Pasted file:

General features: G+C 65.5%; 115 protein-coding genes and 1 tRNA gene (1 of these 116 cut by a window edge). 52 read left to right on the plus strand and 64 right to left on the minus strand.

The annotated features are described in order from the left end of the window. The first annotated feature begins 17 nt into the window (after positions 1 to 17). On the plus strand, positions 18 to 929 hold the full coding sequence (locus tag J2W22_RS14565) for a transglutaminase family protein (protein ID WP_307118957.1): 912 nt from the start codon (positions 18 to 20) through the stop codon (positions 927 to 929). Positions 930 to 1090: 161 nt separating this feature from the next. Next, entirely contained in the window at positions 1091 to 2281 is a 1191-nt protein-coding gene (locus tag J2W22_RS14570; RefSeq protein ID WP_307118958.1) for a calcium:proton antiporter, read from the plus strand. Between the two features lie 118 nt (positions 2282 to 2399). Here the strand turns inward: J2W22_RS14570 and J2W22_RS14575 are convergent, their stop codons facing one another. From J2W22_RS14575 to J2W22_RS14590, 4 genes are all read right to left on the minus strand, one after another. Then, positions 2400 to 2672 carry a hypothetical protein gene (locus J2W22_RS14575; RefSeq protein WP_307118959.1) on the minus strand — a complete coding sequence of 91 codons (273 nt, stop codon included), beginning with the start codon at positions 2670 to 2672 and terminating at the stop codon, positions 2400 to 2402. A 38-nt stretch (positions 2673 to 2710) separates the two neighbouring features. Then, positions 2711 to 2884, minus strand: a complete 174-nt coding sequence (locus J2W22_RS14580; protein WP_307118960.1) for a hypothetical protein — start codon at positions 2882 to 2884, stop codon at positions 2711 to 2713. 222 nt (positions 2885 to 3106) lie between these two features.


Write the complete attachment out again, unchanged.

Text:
General features: G+C 65.5%; 115 protein-coding genes and 1 tRNA gene (1 of these 116 cut by a window edge). 52 read left to right on the plus strand and 64 right to left on the minus strand.

The annotated features are described in order from the left end of the window. The first annotated feature begins 17 nt into the window (after positions 1 to 17). On the plus strand, positions 18 to 929 hold the full coding sequence (locus tag J2W22_RS14565) for a transglutaminase family protein (protein ID WP_307118957.1): 912 nt from the start codon (positions 18 to 20) through the stop codon (positions 927 to 929). Positions 930 to 1090: 161 nt separating this feature from the next. Next, entirely contained in the window at positions 1091 to 2281 is a 1191-nt protein-coding gene (locus tag J2W22_RS14570; RefSeq protein ID WP_307118958.1) for a calcium:proton antiporter, read from the plus strand. Between the two features lie 118 nt (positions 2282 to 2399). Here the strand turns inward: J2W22_RS14570 and J2W22_RS14575 are convergent, their stop codons facing one another. From J2W22_RS14575 to J2W22_RS14590, 4 genes are all read right to left on the minus strand, one after another. Then, positions 2400 to 2672 carry a hypothetical protein gene (locus J2W22_RS14575; RefSeq protein WP_307118959.1) on the minus strand — a complete coding sequence of 91 codons (273 nt, stop codon included), beginning with the start codon at positions 2670 to 2672 and terminating at the stop codon, positions 2400 to 2402. A 38-nt stretch (positions 2673 to 2710) separates the two neighbouring features. Then, positions 2711 to 2884, minus strand: a complete 174-nt coding sequence (locus J2W22_RS14580; protein WP_307118960.1) for a hypothetical protein — start codon at positions 2882 to 2884, stop codon at positions 2711 to 2713. 222 nt (positions 2885 to 3106) lie between these two features.